Methylestradiol is an active metabolite of the androgens/anabolic steroids methyltestosterone (17α-methyltestosterone), metandienone (17α-methyl-δ1-testosterone), and normethandrone (17α-methyl-19-nortestosterone), and is responsible for their estrogenic side effects, such as gynecomastia and fluid retention.[10][11][12]

Relative affinities (%) of methylestradiol and related steroids
Estradiol 2.6 7.9 100 0.6 0.13 8.7 <0.1
Ethinylestradiol 15–25 1–3 112 1–3 <1 ? ?
Methylestradiol 3–10, 15–25 1–3 67 1–3 <1 ? ?
Methyltestosterone 3 45, 100–125 ? 1–5 ? 5 ?
Normethandrone 100 146 <0.1 1.5 0.6 ? ?
Sources: Values are percentages (%). Reference ligands (100%) were progesterone for the PR, testosterone for the AR, E2 for the ER, DEXA for the GR, aldosterone for the MR, DHT for SHBG, and cortisol for CBG. Sources: [13][6][14][15]


Due to the presence of its C17α methyl group, methylestradiol cannot be deactivated by oxidation of the C17β hydroxyl group, resulting in improved metabolic stability and potency relative to estradiol.[10] This is analogous to the case of ethinylestradiol and its C17α ethynyl group.[10]


Methylestradiol, or 17α-methylestradiol (17α-ME), also known as 17α-methylestra-1,3,5(10)-triene-3,17β-diol, is a synthetic estrane steroid and a derivative of estradiol.[2][3] It is specifically the derivative of estradiol with a methyl group at the C17α positions.[2][3] Closely related steroids include ethinylestradiol (17α-ethynylestradiol) and ethylestradiol (17α-ethylestradiol).[2] The C3 cyclopentyl ether of methylestradiol has been studied and shows greater oral potency than methylestradiol in animals, similarly to quinestrol (ethinylestradiol 3-cyclopentyl ether) and quinestradol (estriol 3-cyclopentyl ether).[16]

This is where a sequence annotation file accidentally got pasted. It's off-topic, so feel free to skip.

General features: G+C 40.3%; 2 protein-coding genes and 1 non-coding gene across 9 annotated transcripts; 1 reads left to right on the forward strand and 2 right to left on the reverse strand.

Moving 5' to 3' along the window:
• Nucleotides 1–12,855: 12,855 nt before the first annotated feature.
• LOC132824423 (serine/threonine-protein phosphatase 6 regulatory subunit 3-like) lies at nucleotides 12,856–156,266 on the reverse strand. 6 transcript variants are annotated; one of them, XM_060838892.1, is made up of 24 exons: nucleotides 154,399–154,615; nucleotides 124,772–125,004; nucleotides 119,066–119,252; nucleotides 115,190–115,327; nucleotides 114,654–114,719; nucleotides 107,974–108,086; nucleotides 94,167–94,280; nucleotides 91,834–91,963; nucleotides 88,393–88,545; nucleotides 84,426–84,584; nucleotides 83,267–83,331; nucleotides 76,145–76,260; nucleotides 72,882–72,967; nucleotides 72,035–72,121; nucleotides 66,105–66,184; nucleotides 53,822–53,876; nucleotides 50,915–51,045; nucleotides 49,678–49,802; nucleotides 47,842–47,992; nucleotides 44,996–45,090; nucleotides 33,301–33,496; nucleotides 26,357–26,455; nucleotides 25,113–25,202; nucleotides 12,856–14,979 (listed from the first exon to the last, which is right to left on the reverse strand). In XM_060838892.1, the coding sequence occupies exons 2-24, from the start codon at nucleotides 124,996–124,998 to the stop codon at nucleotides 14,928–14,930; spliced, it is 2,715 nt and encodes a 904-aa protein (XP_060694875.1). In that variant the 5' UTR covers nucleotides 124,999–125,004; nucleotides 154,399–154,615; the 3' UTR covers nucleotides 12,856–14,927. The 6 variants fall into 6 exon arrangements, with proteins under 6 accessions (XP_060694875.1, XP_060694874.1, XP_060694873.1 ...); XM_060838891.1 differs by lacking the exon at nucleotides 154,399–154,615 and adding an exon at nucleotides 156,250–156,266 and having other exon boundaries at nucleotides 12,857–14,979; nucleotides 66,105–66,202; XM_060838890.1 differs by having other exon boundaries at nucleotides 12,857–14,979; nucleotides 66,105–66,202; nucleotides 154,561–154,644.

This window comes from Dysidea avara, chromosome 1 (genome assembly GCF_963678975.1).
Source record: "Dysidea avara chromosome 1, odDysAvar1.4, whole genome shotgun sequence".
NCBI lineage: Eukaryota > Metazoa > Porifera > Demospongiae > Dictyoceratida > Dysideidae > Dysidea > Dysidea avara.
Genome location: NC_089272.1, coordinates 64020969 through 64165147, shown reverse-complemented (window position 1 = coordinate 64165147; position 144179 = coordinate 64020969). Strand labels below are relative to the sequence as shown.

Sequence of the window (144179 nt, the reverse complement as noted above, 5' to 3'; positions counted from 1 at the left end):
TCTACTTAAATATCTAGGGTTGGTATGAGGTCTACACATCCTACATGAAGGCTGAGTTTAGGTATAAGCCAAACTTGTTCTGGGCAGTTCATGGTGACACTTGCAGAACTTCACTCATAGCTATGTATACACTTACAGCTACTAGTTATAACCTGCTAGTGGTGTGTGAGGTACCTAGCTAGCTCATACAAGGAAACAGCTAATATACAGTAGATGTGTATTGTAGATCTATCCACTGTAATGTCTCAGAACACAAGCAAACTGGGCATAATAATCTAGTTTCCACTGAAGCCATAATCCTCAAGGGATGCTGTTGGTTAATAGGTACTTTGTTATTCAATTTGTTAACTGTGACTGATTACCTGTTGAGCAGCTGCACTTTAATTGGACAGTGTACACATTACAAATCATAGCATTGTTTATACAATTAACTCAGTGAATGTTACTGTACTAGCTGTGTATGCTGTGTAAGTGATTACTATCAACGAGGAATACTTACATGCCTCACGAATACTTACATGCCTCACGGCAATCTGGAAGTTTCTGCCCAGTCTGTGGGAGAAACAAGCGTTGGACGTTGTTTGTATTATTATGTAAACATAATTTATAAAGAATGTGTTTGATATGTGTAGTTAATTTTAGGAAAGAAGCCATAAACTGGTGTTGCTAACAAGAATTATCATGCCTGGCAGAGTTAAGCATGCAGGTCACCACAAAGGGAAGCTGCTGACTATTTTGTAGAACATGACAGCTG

Methylestradiol was first marketed, alone as Follikosid and in combination with methyltestosterone as Klimanosid, in 1955.[17][18][19][20]

Society and culture[edit]

Generic names[edit]

Methylestradiol has not been assigned an INN or other formal name designations.[2][3] Its generic name in English and German is methylestradiol, in French is méthylestradiol, and in Spanish is metilestadiol.[3] It is also known as 17α-methylestradiol.[3]